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Modeling heterocyst pattern formation in cyanobacteria.

Gerdtzen ZP, Salgado JC, Osses A, Asenjo JA, Rapaport I, Andrews BA - BMC Bioinformatics (2009)

Bottom Line: In all cases, simulations show good agreement with reported experimental results.A simple evolution mathematical model based on the gene network involved in heterocyst differentiation was proposed.The behavior of the biological system naturally emerges from the network and the model is able to capture the spacing pattern observed in heterocyst differentiation, as well as the effect of external perturbations such as nitrogen deprivation, gene knock-out and over-expression without specific parameter fitting.

View Article: PubMed Central - HTML - PubMed

Affiliation: Centre for Biochemical Engineering and Biotechnology, Department of Chemical Engineering and Biotechnology, University of Chile, Av, Beauchef 850, Santiago 837-0448, Chile. zgerdtze@ing.uchile.cl

ABSTRACT

Background: To allow the survival of the population in the absence of nitrogen, some cyanobacteria strains have developed the capability of differentiating into nitrogen fixing cells, forming a characteristic pattern. In this paper, the process by which cyanobacteria differentiates from vegetative cells into heterocysts in the absence of nitrogen and the elements of the gene network involved that allow the formation of such a pattern are investigated.

Methods: A simple gene network model, which represents the complexity of the differentiation process, and the role of all variables involved in this cellular process is proposed. Specific characteristics and details of the system's behavior such as transcript profiles for ntcA, hetR and patS between consecutive heterocysts were studied.

Results: The proposed model is able to capture one of the most distinctive features of this system: a characteristic distance of 10 cells between two heterocysts, with a small standard deviation according to experimental variability. The system's response to knock-out and over-expression of patS and hetR was simulated in order to validate the proposed model against experimental observations. In all cases, simulations show good agreement with reported experimental results.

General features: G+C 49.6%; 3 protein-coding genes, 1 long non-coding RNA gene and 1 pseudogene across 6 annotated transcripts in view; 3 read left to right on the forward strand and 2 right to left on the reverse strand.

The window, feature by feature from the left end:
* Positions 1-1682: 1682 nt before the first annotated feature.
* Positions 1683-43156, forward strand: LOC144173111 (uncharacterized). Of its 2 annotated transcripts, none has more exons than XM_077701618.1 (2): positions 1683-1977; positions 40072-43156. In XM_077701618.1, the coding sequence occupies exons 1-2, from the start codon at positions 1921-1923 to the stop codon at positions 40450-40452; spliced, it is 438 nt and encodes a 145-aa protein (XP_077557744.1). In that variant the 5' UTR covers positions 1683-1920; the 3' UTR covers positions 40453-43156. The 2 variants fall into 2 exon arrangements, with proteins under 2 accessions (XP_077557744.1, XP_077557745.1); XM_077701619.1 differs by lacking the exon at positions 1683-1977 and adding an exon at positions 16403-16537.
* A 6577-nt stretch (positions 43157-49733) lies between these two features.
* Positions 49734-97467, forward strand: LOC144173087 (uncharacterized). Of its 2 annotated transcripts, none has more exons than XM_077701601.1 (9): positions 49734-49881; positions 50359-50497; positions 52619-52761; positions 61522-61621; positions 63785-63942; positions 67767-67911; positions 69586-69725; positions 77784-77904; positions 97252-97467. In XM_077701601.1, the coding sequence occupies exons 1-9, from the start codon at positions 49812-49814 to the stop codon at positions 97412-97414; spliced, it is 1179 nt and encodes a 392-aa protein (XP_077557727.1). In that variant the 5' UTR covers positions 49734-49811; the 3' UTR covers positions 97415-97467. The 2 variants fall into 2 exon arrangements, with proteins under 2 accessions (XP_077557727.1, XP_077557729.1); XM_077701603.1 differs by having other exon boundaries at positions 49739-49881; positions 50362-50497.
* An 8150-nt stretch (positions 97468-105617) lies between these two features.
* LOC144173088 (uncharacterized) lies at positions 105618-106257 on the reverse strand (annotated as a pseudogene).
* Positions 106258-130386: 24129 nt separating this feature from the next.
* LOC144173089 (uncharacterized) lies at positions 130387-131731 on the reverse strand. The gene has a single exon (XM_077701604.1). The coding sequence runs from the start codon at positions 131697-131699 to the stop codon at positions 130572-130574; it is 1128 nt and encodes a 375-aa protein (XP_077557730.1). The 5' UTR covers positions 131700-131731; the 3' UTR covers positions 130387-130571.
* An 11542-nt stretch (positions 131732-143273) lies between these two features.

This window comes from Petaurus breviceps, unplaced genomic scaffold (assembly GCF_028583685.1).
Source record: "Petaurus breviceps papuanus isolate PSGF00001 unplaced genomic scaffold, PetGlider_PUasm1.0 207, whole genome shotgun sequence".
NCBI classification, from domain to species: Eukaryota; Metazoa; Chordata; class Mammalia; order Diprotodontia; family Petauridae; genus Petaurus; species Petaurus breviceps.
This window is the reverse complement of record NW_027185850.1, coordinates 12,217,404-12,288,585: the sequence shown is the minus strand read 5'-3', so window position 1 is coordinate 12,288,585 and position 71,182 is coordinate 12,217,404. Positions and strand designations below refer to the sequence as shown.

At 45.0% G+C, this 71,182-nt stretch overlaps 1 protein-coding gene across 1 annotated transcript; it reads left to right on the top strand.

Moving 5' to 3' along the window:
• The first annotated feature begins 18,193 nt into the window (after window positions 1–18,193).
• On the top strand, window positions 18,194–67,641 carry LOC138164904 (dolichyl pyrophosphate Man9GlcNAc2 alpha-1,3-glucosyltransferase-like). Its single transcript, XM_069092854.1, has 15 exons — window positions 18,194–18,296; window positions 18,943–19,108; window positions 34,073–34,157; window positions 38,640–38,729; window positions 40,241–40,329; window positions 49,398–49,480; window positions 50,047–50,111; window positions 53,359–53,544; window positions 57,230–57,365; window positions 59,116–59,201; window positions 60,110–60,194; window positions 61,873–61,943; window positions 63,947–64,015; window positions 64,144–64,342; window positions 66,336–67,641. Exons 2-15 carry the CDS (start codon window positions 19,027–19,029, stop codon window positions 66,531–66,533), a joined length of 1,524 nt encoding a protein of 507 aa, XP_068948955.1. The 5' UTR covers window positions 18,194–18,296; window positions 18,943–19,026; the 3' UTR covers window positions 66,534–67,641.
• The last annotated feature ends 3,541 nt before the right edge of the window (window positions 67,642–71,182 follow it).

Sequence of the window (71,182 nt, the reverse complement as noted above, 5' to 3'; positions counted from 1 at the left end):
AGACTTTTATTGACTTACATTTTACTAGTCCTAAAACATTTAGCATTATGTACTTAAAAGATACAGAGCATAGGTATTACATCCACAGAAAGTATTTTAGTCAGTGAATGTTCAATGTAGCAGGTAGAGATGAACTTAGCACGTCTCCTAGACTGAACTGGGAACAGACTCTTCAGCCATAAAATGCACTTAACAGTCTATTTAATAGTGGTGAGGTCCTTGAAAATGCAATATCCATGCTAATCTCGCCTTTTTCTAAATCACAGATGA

Conclusion: A simple evolution mathematical model based on the gene network involved in heterocyst differentiation was proposed. The behavior of the biological system naturally emerges from the network and the model is able to capture the spacing pattern observed in heterocyst differentiation, as well as the effect of external perturbations such as nitrogen deprivation, gene knock-out and over-expression without specific parameter fitting.

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Histograms for the distance between heterocysts in the absence of nitrogen. A:  wild type.  does not follow a normal distribution. B:  when patS expression is knocked-out. C:  when hetR is over-expressed. All simulations were performed using 5000 random uniformly distributed binary initial conditions, restricted to biologically feasible conditions and considering D =  = 0.767, for systems with 50–100 cells. For easier comparison frequencies were normalized to the number of cells.